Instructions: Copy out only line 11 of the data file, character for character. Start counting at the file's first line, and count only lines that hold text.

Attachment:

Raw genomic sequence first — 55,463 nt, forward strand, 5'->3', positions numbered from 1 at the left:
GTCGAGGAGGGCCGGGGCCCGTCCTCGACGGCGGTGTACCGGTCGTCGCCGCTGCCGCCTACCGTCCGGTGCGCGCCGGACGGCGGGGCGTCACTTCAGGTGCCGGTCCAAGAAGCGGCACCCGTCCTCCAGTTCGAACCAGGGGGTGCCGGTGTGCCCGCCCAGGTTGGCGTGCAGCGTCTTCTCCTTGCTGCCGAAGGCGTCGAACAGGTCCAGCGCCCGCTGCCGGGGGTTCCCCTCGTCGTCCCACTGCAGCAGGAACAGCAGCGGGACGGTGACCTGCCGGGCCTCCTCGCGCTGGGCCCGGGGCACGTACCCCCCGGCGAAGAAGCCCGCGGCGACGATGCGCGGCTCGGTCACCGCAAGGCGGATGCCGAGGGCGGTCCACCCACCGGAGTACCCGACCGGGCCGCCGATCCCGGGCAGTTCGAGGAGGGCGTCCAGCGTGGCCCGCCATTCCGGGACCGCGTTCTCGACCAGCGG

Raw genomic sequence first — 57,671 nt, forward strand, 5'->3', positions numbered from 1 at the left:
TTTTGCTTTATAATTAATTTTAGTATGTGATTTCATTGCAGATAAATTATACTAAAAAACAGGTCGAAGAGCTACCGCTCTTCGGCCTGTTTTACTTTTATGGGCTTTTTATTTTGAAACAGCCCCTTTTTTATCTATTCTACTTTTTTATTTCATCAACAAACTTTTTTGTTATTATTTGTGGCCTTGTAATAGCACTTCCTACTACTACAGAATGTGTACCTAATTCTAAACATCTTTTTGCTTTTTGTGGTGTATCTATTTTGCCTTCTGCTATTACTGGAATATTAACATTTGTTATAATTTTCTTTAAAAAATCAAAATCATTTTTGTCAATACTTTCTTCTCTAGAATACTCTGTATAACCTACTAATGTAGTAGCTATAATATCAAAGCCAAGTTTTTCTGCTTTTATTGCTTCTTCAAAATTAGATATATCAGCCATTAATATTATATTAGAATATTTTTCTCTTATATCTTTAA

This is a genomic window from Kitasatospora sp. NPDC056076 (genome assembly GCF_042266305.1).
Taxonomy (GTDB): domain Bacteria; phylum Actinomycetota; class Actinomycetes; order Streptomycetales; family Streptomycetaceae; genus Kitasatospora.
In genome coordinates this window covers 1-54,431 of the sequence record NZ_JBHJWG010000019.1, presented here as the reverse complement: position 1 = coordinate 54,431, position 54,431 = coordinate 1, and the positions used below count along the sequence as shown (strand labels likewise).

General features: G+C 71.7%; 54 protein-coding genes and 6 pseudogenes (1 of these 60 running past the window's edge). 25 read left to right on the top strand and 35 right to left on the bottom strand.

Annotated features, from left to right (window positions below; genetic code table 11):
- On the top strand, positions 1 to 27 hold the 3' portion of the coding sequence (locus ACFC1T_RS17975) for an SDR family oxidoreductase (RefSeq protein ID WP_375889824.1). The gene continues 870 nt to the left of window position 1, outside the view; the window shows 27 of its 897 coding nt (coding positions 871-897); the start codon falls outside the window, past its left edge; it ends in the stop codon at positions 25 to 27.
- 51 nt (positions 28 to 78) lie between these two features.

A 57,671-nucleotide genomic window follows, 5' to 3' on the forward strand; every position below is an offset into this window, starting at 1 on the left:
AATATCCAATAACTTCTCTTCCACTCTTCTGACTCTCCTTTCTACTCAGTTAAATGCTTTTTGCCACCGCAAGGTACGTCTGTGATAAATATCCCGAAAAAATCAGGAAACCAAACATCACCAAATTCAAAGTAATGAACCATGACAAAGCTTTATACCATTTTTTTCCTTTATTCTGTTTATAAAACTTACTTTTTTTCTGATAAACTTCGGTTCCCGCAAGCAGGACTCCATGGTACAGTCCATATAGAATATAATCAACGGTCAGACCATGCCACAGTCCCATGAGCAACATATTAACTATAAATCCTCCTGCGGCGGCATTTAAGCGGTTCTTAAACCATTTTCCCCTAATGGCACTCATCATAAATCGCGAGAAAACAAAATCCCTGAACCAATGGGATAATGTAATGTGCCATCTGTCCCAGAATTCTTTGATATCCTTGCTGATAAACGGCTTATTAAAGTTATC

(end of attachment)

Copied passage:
- 51 nt (positions 28 to 78) lie between these two features.